Deciphering Number Plates: India

Deciphering Number Plates: India

How is the registration-number system handled in the world’s second most populous country? And why do cars in India have three registration marks? This article has all the answers.

12. 3. 2019 Models

VIn the third part of our Deciphering Number Plates series, we visit India, the second most populous country in the world. The UN estimates that there were over 1.3 billion inhabitants there in 2018. How does the Indian registration-number system cope with such huge numbers of people and the vehicles they drive? The solution, it would seem, is simple. More characters. While ordinary Czech and British registration numbers consist of seven characters, ten characters are the norm in India – four are usually letters and the rest are digits.


The first two characters of an Indian registration number are letters denoting the federal state or union territory, of which there are 36 in India. Next up are two digits indicating the regional transport authority within the state or territory that issued the registration number. After that, there are one, two or three letters showing the current series of registration numbers. The final four digits are the number unique to the plate. The last feature of a number plate is the IND sign on the left. Above that is Ashoka Chakra (the symbol depicted on the Indian flag), and below it is the number plate’s lasered PIN code. Some states and territories (such as the National Capital Territory of Delhi) add an extra letter before the series explained above in order to designate the vehicle type. Each state can use its own set of codes for this purpose. Delhi, for example, makes a distinction between motorbikes, cars, electric vehicles, public transport vehicles, three-wheeled rickshaws, taxis, pick-up trucks, and rental vehicles.

What is in a number plate?

Indian number plates come in five different colour combinations. Plates for private vehicles have black lettering on a white background. Commercial vehicles, such as taxis, buses and lorries, have black lettering on a yellow background. Yellow lettering on a black background is used to denote a vehicle rental. White lettering on a light blue background indicates that the vehicle belongs to a foreign embassy or consulate. The latest addition to the family of Indian number plates is plates for vehicles running on electricity, which have white lettering on a green background. On top of all that, there is a sixth form of number plate that happens to be quite special and very exclusive. It features the state emblem of India in gold on a red background. If you ever see a car with this number plate, you will know that you have encountered the car of the Indian president or one of the governors of a federal state or union territory.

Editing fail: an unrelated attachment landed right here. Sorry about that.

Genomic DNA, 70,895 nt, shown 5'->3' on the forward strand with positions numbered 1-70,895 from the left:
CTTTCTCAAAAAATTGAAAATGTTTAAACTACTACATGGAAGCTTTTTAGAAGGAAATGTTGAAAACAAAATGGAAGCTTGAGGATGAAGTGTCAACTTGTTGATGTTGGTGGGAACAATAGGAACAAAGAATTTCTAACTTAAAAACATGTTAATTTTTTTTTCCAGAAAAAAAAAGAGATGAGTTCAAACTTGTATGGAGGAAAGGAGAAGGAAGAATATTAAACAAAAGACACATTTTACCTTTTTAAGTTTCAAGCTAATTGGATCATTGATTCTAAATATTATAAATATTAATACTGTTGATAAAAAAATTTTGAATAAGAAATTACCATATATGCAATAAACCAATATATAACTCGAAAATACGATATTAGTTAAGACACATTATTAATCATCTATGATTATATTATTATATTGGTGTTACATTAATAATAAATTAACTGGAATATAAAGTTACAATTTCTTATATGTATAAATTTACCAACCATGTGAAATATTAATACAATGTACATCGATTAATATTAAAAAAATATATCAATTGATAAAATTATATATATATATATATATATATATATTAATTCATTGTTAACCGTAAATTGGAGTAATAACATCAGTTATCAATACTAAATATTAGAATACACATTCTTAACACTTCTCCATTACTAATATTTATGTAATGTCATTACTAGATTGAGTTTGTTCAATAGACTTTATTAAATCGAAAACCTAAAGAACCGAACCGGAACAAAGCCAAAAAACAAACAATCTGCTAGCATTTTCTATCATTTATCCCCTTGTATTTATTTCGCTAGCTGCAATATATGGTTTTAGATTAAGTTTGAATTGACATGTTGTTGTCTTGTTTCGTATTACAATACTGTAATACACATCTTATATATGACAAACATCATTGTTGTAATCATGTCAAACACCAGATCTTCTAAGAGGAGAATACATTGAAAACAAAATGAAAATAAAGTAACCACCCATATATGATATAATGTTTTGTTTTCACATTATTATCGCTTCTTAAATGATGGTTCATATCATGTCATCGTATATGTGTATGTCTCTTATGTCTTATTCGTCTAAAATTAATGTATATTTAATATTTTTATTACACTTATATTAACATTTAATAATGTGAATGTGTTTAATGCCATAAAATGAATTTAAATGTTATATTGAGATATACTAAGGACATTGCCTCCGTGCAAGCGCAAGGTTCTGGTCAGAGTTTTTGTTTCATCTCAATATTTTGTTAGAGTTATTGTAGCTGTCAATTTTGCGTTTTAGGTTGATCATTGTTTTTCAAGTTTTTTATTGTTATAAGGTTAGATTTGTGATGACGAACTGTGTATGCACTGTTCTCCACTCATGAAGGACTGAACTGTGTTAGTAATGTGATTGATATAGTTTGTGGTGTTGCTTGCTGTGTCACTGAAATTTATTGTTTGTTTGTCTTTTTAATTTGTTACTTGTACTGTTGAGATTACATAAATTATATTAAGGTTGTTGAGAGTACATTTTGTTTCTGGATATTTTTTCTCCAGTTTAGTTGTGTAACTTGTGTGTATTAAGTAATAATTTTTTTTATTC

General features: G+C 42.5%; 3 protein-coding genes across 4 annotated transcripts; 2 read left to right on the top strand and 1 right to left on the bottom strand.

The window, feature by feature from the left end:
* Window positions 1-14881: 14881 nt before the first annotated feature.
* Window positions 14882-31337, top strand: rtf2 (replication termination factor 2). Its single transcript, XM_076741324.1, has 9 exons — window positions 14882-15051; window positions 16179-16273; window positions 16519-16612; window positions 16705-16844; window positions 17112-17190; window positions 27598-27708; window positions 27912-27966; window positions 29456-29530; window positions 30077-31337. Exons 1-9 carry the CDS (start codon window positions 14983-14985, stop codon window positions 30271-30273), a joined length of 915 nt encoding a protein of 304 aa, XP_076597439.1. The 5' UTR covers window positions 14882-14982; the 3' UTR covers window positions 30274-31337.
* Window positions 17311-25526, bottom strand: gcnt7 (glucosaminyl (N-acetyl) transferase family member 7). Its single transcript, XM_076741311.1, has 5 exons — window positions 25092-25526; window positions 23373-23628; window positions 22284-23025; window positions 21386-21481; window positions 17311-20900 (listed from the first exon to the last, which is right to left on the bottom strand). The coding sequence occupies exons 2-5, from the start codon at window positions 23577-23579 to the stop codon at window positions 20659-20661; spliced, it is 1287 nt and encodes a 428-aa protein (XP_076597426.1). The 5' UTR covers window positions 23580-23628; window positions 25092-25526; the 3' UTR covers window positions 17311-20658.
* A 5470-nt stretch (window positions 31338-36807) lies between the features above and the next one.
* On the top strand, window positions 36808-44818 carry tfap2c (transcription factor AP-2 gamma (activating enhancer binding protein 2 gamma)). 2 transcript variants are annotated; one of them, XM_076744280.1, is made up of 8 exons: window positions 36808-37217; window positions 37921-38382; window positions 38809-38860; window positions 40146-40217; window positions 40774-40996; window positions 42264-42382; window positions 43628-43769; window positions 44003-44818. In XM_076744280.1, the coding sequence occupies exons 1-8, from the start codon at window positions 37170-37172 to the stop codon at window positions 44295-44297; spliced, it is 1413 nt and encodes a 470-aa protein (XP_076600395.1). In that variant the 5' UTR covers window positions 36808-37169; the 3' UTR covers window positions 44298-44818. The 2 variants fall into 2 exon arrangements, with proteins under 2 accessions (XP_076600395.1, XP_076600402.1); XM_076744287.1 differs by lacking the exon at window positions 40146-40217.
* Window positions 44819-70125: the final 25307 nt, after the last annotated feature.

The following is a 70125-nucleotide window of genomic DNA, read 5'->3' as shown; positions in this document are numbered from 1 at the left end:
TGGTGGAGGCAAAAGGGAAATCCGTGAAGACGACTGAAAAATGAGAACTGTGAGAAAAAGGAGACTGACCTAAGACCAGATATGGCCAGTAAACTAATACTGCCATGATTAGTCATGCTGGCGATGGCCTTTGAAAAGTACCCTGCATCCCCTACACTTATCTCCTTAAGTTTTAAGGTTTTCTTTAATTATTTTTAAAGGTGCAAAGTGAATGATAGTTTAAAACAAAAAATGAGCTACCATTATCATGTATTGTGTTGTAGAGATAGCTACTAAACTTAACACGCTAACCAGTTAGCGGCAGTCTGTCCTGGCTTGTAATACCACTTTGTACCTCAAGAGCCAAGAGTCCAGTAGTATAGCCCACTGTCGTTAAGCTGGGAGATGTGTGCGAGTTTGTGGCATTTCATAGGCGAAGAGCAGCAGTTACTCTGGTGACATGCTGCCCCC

Types of number plates

Besides standard registration numbers, India also offers vanity plates, though the options available are rather limited – the only bits customers can choose are the last four digits and the series of the number plate. Only numbers that have never been used are on offer.

Since 2005, India has had a law on new, secure number plates. However, implementation has been very slow and has yet to be completed in some federal states. New number plates have special security features enabling them to be fitted and removed only with a special device. If they are tampered with, the plates should become unusable, and in these cases it will also be impossible to fit different plates on the vehicle.